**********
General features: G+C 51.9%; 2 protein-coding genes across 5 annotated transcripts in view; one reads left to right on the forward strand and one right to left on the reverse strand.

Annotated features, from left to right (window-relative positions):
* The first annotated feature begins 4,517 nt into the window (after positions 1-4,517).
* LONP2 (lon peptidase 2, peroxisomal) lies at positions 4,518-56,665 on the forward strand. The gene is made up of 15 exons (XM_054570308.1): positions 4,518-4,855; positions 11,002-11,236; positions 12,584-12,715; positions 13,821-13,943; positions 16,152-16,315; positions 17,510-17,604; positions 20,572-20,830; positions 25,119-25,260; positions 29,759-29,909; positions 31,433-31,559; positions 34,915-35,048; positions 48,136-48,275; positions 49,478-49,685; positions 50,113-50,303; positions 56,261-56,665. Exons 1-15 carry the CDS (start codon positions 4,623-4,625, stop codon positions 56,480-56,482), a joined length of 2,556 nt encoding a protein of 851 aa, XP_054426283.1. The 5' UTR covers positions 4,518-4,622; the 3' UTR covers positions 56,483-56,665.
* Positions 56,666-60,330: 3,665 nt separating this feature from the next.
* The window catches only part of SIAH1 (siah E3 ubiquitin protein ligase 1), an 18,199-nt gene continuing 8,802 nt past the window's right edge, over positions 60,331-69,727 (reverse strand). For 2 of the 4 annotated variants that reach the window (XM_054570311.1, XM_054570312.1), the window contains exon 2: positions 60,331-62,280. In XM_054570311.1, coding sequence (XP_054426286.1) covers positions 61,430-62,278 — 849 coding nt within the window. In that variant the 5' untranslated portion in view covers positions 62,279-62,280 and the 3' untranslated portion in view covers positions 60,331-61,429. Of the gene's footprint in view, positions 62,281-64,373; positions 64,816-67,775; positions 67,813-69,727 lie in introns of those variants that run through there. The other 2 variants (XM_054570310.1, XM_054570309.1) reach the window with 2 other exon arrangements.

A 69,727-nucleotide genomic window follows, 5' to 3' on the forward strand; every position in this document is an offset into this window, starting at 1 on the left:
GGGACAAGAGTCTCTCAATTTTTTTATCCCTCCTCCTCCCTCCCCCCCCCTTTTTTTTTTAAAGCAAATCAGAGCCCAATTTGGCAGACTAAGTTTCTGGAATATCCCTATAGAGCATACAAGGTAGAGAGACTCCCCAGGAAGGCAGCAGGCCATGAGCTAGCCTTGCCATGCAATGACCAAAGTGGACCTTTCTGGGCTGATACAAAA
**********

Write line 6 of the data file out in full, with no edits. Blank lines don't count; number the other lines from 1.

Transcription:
* The window catches only part of SIAH1 (siah E3 ubiquitin protein ligase 1), an 18,199-nt gene continuing 8,802 nt past the window's right edge, over positions 60,331-69,727 (reverse strand). For 2 of the 4 annotated variants that reach the window (XM_054570311.1, XM_054570312.1), the window contains exon 2: positions 60,331-62,280. In XM_054570311.1, coding sequence (XP_054426286.1) covers positions 61,430-62,278 — 849 coding nt within the window. In that variant the 5' untranslated portion in view covers positions 62,279-62,280 and the 3' untranslated portion in view covers positions 60,331-61,429. Of the gene's footprint in view, positions 62,281-64,373; positions 64,816-67,775; positions 67,813-69,727 lie in introns of those variants that run through there. The other 2 variants (XM_054570310.1, XM_054570309.1) reach the window with 2 other exon arrangements.